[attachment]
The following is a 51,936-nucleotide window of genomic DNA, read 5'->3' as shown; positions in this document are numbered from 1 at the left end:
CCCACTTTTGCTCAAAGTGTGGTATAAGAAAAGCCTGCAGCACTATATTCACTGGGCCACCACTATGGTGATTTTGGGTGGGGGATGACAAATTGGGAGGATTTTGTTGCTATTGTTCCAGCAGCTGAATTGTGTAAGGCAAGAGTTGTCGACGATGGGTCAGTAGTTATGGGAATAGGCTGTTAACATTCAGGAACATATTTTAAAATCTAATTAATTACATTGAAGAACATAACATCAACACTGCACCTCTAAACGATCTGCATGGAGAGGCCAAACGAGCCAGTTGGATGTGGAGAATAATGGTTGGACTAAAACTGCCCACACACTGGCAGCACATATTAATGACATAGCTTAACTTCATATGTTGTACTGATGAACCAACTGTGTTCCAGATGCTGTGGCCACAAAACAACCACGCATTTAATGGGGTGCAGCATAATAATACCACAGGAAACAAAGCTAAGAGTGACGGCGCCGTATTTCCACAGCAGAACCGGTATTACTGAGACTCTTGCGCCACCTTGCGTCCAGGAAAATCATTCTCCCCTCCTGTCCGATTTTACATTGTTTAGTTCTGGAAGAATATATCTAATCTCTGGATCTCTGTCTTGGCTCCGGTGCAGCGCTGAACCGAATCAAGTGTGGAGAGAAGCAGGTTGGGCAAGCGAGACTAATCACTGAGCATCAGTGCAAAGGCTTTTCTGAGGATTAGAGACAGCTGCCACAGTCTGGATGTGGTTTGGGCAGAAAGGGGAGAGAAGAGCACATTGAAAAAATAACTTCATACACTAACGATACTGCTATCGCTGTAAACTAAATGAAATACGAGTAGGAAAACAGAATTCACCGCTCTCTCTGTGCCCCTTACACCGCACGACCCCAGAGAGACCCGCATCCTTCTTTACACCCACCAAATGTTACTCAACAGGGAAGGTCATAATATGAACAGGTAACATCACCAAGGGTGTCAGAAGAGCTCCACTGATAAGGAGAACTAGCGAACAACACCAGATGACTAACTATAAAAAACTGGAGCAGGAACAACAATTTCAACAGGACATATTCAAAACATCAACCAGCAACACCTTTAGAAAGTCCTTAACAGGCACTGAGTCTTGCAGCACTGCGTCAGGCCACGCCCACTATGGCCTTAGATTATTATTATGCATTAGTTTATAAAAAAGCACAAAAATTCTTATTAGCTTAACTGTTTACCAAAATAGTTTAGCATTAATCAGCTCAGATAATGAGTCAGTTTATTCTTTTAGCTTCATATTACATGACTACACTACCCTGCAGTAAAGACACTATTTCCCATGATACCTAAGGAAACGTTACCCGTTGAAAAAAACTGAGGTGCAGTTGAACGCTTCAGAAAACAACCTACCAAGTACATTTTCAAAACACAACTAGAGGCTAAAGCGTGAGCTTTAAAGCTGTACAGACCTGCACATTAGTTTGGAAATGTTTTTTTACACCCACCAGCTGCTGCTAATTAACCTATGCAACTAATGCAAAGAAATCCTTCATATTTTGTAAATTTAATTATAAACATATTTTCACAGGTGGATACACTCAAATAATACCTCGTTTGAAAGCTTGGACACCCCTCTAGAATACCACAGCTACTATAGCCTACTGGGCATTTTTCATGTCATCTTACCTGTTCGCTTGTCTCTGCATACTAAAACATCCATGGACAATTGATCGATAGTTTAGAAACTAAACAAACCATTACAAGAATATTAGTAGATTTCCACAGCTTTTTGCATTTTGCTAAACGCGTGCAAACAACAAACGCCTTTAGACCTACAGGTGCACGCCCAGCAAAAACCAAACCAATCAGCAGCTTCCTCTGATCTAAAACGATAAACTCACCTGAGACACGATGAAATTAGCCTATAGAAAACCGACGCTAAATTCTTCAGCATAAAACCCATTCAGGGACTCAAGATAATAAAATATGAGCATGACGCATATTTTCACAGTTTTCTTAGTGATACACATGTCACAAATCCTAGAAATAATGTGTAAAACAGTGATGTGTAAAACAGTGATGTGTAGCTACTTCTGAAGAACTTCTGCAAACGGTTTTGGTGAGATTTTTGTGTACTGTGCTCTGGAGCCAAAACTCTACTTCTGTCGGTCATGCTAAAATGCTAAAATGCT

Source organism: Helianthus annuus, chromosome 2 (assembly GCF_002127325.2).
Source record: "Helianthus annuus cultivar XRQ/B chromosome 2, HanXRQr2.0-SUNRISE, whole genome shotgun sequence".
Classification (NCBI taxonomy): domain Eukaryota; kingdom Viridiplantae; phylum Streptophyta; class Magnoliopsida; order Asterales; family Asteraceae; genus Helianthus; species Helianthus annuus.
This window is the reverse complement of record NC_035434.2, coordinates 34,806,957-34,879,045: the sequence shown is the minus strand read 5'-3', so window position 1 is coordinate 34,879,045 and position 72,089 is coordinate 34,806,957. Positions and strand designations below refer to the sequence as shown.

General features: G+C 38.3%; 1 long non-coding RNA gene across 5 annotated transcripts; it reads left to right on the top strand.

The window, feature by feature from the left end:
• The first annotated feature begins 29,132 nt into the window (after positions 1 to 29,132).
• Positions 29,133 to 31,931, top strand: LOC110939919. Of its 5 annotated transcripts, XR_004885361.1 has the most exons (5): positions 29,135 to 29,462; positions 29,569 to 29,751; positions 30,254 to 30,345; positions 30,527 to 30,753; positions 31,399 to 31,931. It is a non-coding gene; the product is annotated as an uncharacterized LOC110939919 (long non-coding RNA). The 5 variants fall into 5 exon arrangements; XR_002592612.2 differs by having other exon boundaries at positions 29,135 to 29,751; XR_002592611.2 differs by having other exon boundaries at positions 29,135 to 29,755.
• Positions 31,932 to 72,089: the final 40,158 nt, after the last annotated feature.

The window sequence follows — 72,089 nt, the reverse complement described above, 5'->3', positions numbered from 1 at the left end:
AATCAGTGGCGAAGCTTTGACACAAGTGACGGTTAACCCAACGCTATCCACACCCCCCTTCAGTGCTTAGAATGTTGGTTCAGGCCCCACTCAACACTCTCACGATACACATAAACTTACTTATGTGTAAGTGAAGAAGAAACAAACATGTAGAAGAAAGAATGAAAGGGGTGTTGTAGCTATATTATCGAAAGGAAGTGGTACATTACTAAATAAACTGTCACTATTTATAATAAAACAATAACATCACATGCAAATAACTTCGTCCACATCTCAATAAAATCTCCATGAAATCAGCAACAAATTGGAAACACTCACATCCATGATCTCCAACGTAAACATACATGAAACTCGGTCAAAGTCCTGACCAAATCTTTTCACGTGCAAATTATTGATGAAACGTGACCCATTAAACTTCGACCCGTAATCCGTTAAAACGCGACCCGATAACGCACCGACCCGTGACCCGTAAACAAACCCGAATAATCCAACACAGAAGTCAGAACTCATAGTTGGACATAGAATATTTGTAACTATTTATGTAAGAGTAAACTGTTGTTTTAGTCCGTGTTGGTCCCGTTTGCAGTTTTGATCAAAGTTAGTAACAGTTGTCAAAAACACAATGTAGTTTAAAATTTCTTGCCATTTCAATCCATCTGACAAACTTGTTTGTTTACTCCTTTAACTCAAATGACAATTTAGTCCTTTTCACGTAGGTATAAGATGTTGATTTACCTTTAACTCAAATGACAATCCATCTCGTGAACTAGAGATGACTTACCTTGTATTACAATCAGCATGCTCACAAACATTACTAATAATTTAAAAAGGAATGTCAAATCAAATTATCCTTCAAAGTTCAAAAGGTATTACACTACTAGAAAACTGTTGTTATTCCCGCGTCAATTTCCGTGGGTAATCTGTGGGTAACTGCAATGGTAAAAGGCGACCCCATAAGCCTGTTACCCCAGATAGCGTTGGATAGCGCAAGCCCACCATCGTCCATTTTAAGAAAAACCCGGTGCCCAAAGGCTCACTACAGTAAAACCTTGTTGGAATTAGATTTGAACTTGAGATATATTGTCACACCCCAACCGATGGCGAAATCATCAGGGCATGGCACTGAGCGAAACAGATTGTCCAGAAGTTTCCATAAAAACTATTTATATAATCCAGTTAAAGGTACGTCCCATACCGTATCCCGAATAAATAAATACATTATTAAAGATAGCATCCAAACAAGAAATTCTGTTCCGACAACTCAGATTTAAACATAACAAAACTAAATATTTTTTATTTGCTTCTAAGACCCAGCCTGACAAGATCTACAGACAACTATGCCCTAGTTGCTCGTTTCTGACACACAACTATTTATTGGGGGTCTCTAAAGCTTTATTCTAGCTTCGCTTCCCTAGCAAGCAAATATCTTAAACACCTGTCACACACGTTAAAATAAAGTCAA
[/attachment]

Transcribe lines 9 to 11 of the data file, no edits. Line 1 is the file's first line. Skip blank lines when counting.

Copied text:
• The first annotated feature begins 29,132 nt into the window (after positions 1 to 29,132).
• Positions 29,133 to 31,931, top strand: LOC110939919. Of its 5 annotated transcripts, XR_004885361.1 has the most exons (5): positions 29,135 to 29,462; positions 29,569 to 29,751; positions 30,254 to 30,345; positions 30,527 to 30,753; positions 31,399 to 31,931. It is a non-coding gene; the product is annotated as an uncharacterized LOC110939919 (long non-coding RNA). The 5 variants fall into 5 exon arrangements; XR_002592612.2 differs by having other exon boundaries at positions 29,135 to 29,751; XR_002592611.2 differs by having other exon boundaries at positions 29,135 to 29,755.
• Positions 31,932 to 72,089: the final 40,158 nt, after the last annotated feature.